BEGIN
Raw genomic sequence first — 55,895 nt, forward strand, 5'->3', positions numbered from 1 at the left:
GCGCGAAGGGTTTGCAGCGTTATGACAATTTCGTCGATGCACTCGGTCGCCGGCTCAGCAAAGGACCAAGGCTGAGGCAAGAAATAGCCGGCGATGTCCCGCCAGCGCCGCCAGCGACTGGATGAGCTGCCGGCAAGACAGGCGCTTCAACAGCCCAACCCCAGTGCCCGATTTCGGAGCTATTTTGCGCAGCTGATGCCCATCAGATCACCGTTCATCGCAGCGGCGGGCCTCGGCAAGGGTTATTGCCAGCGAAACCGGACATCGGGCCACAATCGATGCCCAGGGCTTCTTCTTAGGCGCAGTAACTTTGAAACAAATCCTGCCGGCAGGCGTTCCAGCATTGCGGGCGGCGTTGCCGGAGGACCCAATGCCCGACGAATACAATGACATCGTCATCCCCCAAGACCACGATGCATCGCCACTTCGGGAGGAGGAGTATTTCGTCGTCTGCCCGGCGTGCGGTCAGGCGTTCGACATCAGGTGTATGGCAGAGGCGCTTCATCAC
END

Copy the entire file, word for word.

Raw genomic sequence first — 55,895 nt, forward strand, 5'->3', positions numbered from 1 at the left:
GCGCGAAGGGTTTGCAGCGTTATGACAATTTCGTCGATGCACTCGGTCGCCGGCTCAGCAAAGGACCAAGGCTGAGGCAAGAAATAGCCGGCGATGTCCCGCCAGCGCCGCCAGCGACTGGATGAGCTGCCGGCAAGACAGGCGCTTCAACAGCCCAACCCCAGTGCCCGATTTCGGAGCTATTTTGCGCAGCTGATGCCCATCAGATCACCGTTCATCGCAGCGGCGGGCCTCGGCAAGGGTTATTGCCAGCGAAACCGGACATCGGGCCACAATCGATGCCCAGGGCTTCTTCTTAGGCGCAGTAACTTTGAAACAAATCCTGCCGGCAGGCGTTCCAGCATTGCGGGCGGCGTTGCCGGAGGACCCAATGCCCGACGAATACAATGACATCGTCATCCCCCAAGACCACGATGCATCGCCACTTCGGGAGGAGGAGTATTTCGTCGTCTGCCCGGCGTGCGGTCAGGCGTTCGACATCAGGTGTATGGCAGAGGCGCTTCATCAC